Wringer & Mangle in London Fields:
I have an underlying belief that anywhere I review can’t possibly be that hip. Even if, like Wringer & Mangle it has all the trappings. A large space, once a commercial laundry, has been made over in East London Hipster fashion, with bare walls, reclaimed furniture and all those little collectables that show the owner has style and a sense of fun. There are, of course, mangles. Several mangles. And there’s a huge bar area, some rather kitsch chill zones (inside and out). And, there’s a blackboard menu to complement the printed one.
We are probably the oldest hipsters in the joint and not one of us has a beard. So, what does Wringer & Mangle have to offer us?
On Sundays, there’s a bottomless brunch. You get one of those wristbands, with the time you arrive on it and then have two hours to drink as much prosecco as possible, while you enjoy a hearty brunch. There’s also a rather excellent sounding Sunday lunch menu and, easily persuaded by the owner, we decide to have a hybrid of the two – a bottomless Sunday lunch with the odd cocktail thrown in for good measure. It’s hard to resist the idea of slow cooked braised shoulder of lamb or 21 day aged sirloin of beef.
So, after a bloody Mary and Wringer & Mangle’s own version of a kir royale, we order two portions of the braised shoulder of lamb and one of sirloin of beef.
Prosecco turns out to be cremant, but I’m not complaining about that. And, we manage to work our way through a couple of bottles during our two-hour window.
One of us even indulges in an extra ‘Collins’ based cocktail.
My beef is the stuff wars are won by. Thick slices of rare sirloin, a beautifully puffed up Yorkshire pudding, cabbage, roast potatoes and carrots. On the side, some beautifully creamy homemade horseradish sauce and a little jug of proper gravy. This is the kind of Sunday lunch I’d like to cook at home. Sometimes I manage to do so, but it takes careful coordination both to buy the ingredients and to cook them on a Sunday morning,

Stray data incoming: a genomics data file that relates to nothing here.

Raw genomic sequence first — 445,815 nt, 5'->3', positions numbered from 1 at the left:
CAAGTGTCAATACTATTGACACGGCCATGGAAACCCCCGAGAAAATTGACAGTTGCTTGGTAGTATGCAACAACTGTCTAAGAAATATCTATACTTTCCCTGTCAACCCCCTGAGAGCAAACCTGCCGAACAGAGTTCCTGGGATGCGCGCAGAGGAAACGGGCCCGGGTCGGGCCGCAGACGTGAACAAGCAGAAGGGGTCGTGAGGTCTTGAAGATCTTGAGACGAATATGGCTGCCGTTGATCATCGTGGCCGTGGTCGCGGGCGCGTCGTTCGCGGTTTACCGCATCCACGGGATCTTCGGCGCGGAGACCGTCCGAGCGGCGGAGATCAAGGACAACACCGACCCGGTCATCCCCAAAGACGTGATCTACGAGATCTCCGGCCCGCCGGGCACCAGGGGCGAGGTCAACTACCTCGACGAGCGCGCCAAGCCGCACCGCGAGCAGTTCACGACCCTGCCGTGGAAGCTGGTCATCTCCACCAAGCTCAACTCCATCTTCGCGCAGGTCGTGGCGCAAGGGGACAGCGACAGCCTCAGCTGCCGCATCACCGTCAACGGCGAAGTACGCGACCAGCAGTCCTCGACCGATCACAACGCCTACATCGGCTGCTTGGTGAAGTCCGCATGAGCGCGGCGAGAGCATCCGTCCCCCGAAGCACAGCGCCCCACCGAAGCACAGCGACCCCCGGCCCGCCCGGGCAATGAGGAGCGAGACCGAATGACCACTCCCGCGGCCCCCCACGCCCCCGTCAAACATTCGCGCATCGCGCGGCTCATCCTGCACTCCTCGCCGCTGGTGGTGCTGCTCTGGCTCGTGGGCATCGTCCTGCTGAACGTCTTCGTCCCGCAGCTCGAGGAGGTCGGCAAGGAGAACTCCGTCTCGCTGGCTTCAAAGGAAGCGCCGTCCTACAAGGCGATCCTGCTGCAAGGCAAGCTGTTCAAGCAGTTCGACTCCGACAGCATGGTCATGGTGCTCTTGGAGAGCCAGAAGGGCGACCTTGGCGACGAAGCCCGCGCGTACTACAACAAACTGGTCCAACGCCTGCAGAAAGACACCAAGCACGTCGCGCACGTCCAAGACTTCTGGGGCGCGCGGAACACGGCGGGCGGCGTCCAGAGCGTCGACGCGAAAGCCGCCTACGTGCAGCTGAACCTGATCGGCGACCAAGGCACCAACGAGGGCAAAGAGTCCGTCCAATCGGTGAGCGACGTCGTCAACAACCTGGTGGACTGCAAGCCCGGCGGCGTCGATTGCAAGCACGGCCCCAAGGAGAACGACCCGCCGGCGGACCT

It was a winning plateful.
The lamb, potentially more of a comfort plateful with mash and meltingly tender meat, disappeared very quickly too. I can only imagine it is good…neither of my friends offers to share. But then I guard my beef carefully too…
We might have foregone dessert, but that would have been a terrible waste. My Apple and Raisin crumble with a side jug of cream is so like the one my mother used to make I could have sworn she was lurking somewhere in the kitchen
And, topping a Cambridge Burnt Cream (creme brulee to you or me) with Rhubarb is a genius move.
Now, there is the small problem for me of how far away from home this place is
If it happened to be South of the River and on a tube line, I’d make my way there most Sundays – and I suspect my waistline would suffer as a result.
As it is, safely tucked away in East London, it will have to stay a treat – somewhere to go with friends when I want a long, slow, relaxed lunch or supper. This IS the sort of neighbourhood restaurant everyone should have – for now, I will just stay a little envious of my East London friends.
Wringer & Mangle
13-18 Sidworth Street